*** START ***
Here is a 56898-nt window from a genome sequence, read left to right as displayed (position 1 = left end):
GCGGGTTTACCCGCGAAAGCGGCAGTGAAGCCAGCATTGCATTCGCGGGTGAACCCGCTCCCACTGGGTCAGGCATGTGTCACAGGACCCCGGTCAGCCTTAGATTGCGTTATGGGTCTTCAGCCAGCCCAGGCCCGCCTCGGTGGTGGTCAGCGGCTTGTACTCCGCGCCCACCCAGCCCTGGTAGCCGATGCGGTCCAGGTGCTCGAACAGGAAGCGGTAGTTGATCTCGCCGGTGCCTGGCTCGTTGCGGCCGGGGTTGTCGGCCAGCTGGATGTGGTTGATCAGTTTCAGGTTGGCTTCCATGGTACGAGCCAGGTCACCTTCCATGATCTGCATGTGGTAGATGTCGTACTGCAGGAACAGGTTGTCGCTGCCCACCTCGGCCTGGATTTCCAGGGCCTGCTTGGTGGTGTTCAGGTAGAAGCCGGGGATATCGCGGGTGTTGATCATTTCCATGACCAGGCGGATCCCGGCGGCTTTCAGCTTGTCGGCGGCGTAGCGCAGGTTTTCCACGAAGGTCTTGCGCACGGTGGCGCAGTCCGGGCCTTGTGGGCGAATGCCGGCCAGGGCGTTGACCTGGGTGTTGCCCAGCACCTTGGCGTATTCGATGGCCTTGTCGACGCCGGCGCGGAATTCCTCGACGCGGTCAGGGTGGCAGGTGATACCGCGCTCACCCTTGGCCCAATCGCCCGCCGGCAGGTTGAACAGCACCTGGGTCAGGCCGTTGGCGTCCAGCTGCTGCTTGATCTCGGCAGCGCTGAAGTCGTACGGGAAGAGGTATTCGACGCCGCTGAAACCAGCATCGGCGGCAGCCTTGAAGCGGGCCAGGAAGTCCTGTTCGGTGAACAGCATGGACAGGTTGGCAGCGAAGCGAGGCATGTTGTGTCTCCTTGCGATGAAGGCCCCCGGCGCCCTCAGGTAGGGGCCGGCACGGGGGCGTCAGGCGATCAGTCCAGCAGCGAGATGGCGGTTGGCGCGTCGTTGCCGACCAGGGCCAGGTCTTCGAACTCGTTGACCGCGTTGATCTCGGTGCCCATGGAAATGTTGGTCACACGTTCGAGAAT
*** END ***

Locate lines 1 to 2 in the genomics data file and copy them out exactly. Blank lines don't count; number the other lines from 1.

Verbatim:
Here is a 56898-nt window from a genome sequence, read left to right as displayed (position 1 = left end):
GCGGGTTTACCCGCGAAAGCGGCAGTGAAGCCAGCATTGCATTCGCGGGTGAACCCGCTCCCACTGGGTCAGGCATGTGTCACAGGACCCCGGTCAGCCTTAGATTGCGTTATGGGTCTTCAGCCAGCCCAGGCCCGCCTCGGTGGTGGTCAGCGGCTTGTACTCCGCGCCCACCCAGCCCTGGTAGCCGATGCGGTCCAGGTGCTCGAACAGGAAGCGGTAGTTGATCTCGCCGGTGCCTGGCTCGTTGCGGCCGGGGTTGTCGGCCAGCTGGATGTGGTTGATCAGTTTCAGGTTGGCTTCCATGGTACGAGCCAGGTCACCTTCCATGATCTGCATGTGGTAGATGTCGTACTGCAGGAACAGGTTGTCGCTGCCCACCTCGGCCTGGATTTCCAGGGCCTGCTTGGTGGTGTTCAGGTAGAAGCCGGGGATATCGCGGGTGTTGATCATTTCCATGACCAGGCGGATCCCGGCGGCTTTCAGCTTGTCGGCGGCGTAGCGCAGGTTTTCCACGAAGGTCTTGCGCACGGTGGCGCAGTCCGGGCCTTGTGGGCGAATGCCGGCCAGGGCGTTGACCTGGGTGTTGCCCAGCACCTTGGCGTATTCGATGGCCTTGTCGACGCCGGCGCGGAATTCCTCGACGCGGTCAGGGTGGCAGGTGATACCGCGCTCACCCTTGGCCCAATCGCCCGCCGGCAGGTTGAACAGCACCTGGGTCAGGCCGTTGGCGTCCAGCTGCTGCTTGATCTCGGCAGCGCTGAAGTCGTACGGGAAGAGGTATTCGACGCCGCTGAAACCAGCATCGGCGGCAGCCTTGAAGCGGGCCAGGAAGTCCTGTTCGGTGAACAGCATGGACAGGTTGGCAGCGAAGCGAGGCATGTTGTGTCTCCTTGCGATGAAGGCCCCCGGCGCCCTCAGGTAGGGGCCGGCACGGGGGCGTCAGGCGATCAGTCCAGCAGCGAGATGGCGGTTGGCGCGTCGTTGCCGACCAGGGCCAGGTCTTCGAACTCGTTGACCGCGTTGATCTCGGTGCCCATGGAAATGTTGGTCACACGTTCGAGAAT